2011 James Beard Foundation’s Outstanding Chef spills the beans on his favorite dishes and why Washington D.C. is a gastronomic heaven.
What’s the inspiration behind your most creative signature dish?
The Philly cheesesteak is a good example of a signature dish. Maybe also the New England clam chowder. We do these at Minibar, where we are always looking at a traditional dish and re-imagining how it can be. I like to be at that place where tradition and modernity come together. At ThinkFoodGroup, we celebrate and strive for authenticity, look at familiar flavors and then push and see how we can elevate to create a unique and amazing experience.
Why do you think Washington has become a destination or great food?
I think Washington has always been an amazing food city. Yes, we have some very talented chefs working here now and doing great things, but we’ve had so many of the best minds and talents here for a long time. The great Jean-Louis Palladin, what an inspiration he was to me and so many other chefs. Michel Richard, Roberto Donna, Jeff Buben, Bob Kinkead, Kaz Okochi, all are visionaries and leaders. Washington is a dynamic city with a lot of tradition but we are always looking to become better.
If you could cook for anyone living or dead, whom would it be?
That’s a tough one. I think I would have to say Gandhi.
What is your ‘death row’ meal?
Jamon Iberico de Bellota and caviar.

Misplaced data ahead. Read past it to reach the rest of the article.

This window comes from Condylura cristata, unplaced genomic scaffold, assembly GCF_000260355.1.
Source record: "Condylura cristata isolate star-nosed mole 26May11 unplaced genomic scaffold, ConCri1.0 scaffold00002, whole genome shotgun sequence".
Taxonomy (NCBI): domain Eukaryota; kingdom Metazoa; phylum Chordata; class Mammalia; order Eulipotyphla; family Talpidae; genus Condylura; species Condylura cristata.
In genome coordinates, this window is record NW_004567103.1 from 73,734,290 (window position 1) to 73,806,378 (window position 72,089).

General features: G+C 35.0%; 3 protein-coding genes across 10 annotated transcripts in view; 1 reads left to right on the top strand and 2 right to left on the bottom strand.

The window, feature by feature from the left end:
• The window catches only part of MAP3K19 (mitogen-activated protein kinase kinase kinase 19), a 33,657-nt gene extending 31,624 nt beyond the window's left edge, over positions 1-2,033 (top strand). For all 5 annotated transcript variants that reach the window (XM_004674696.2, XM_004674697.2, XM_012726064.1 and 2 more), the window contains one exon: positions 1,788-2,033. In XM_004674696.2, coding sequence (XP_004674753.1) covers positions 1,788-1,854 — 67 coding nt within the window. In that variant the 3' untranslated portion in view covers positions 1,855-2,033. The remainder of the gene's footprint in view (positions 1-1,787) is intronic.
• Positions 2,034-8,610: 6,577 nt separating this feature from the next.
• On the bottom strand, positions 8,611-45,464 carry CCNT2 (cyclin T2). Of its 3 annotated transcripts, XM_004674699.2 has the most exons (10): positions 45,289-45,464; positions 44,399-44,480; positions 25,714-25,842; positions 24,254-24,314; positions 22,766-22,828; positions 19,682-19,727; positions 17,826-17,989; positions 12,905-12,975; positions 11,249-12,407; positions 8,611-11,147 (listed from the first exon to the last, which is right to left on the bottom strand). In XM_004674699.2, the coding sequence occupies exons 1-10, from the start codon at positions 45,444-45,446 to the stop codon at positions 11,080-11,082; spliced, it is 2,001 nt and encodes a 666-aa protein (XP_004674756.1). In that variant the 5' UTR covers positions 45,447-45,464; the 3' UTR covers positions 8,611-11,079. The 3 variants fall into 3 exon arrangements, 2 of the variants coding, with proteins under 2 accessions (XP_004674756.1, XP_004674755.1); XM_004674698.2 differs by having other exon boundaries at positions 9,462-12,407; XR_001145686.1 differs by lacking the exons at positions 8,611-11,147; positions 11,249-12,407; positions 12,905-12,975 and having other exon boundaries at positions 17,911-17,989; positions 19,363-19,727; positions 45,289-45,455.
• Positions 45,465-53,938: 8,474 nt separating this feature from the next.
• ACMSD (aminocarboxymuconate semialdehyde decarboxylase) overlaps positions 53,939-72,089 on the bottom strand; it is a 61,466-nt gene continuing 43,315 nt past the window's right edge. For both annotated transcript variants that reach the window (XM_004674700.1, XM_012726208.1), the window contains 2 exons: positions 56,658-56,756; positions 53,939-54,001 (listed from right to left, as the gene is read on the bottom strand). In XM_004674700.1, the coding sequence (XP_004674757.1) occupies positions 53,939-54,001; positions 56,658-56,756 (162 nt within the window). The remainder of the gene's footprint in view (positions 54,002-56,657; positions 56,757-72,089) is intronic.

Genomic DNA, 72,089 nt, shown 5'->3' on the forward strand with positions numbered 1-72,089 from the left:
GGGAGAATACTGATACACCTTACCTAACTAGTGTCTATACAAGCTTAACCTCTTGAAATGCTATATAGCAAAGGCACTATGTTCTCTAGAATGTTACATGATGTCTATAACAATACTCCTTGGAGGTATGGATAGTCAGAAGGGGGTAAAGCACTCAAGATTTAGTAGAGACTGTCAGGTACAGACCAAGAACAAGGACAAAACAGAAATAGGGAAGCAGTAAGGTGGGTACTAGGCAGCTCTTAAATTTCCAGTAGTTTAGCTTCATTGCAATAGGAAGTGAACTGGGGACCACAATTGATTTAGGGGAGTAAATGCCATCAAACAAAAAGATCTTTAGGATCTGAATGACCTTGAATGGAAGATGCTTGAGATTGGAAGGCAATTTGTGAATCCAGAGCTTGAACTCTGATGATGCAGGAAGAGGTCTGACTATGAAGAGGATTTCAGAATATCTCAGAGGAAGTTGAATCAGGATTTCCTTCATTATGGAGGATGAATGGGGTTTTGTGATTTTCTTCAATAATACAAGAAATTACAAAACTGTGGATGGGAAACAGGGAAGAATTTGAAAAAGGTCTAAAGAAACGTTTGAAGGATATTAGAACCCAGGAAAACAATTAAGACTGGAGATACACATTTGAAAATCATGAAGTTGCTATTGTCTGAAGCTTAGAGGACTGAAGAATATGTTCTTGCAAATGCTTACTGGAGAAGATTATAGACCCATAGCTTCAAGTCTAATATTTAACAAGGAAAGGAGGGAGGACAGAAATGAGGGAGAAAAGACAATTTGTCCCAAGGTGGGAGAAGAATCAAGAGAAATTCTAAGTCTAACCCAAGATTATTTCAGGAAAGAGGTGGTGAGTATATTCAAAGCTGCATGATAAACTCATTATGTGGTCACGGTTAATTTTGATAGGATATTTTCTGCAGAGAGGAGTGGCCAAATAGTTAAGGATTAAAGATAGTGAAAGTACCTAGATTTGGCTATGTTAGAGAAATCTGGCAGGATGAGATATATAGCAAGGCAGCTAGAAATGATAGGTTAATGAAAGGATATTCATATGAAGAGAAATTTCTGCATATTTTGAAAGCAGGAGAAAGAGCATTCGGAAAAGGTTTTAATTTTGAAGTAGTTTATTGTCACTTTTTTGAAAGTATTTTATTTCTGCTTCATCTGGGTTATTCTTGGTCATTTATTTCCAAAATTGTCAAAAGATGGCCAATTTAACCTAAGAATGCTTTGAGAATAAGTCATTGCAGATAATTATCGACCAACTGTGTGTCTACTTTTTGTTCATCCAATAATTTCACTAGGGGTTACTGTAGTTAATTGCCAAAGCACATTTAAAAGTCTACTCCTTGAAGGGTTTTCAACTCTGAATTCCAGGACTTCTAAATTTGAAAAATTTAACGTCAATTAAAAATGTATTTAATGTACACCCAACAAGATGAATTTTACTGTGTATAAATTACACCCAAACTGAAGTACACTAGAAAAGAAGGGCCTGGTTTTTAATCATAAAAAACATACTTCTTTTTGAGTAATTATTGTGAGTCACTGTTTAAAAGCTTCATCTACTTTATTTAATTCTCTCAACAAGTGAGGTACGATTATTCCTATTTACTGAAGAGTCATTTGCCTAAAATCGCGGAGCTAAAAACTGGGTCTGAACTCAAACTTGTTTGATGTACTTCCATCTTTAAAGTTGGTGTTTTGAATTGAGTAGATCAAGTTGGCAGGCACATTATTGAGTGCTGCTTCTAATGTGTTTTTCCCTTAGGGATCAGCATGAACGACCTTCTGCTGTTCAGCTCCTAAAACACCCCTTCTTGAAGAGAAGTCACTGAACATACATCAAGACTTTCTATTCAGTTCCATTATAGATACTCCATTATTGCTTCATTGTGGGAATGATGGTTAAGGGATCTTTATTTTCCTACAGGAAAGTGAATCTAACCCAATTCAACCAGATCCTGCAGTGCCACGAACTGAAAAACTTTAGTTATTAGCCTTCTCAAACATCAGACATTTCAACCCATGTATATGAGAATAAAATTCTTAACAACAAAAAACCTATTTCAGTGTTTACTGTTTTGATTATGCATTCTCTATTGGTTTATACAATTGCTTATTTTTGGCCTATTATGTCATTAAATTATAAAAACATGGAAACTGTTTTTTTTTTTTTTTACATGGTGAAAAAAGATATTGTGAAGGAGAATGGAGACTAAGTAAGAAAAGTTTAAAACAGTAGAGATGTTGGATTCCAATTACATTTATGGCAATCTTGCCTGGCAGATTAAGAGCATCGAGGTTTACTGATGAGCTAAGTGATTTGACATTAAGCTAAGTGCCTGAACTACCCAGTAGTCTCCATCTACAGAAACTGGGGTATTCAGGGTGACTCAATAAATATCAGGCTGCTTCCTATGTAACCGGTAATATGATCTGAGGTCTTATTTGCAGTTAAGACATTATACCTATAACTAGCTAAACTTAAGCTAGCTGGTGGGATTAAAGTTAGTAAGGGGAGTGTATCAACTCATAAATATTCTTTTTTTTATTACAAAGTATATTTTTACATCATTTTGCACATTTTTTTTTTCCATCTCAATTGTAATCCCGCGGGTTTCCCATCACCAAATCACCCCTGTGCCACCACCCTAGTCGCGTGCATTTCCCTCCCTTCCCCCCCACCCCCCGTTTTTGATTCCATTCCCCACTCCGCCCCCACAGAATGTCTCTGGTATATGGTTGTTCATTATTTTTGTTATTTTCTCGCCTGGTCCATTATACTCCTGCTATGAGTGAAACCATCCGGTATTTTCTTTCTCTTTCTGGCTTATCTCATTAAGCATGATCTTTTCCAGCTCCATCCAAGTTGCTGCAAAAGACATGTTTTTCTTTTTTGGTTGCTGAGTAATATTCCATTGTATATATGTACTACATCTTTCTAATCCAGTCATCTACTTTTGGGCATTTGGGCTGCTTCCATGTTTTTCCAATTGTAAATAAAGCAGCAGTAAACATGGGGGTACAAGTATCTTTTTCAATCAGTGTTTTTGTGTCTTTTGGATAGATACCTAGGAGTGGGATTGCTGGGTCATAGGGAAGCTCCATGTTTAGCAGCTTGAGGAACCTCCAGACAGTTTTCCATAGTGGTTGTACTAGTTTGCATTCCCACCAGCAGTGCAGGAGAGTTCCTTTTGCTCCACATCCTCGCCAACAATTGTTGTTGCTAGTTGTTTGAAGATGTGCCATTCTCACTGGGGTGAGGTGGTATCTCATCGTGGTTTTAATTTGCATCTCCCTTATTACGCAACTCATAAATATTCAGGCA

The best dish you’ve ever had? The worst dish you’ve ever had?
The best? Anything by my wife. The worst? I can’t remember. I guess that’s what makes it the worst – being forgettable.
What’s your guilty food pleasure?
Gin and tonic.
What do you eat for breakfast?
Fresh-squeezed orange juice, juiced by my daughters.
What’s your drink of choice?
Uh, hello, gin and tonic.
Best cookbook other than your own?
Very tough, but I would say, my original, family edition of “Joy of Cooking” by Irma Rombauer. It was one of the first in my collection of cookbooks. I have become obsessed with original and early-published cookbooks. I look for them everywhere I go. I was just in Boston, teaching at Harvard, and I had to stop at this amazing bookstore. I came home with eight more very unique cookbooks and writings on food. We have some of mine on display at America Eats Tavern. I would also have to say anything by Christopher Kimball and his Cook’s Illustrated or America’s Test Kitchen.
What special dish do you make for the holidays?
At home we make a Catalan stew called Escudella i carn d’olla. It’s a meat stew with some winter vegetables. First you serve the broth that the meat cooked in, then you serve the meat. Unbelievable!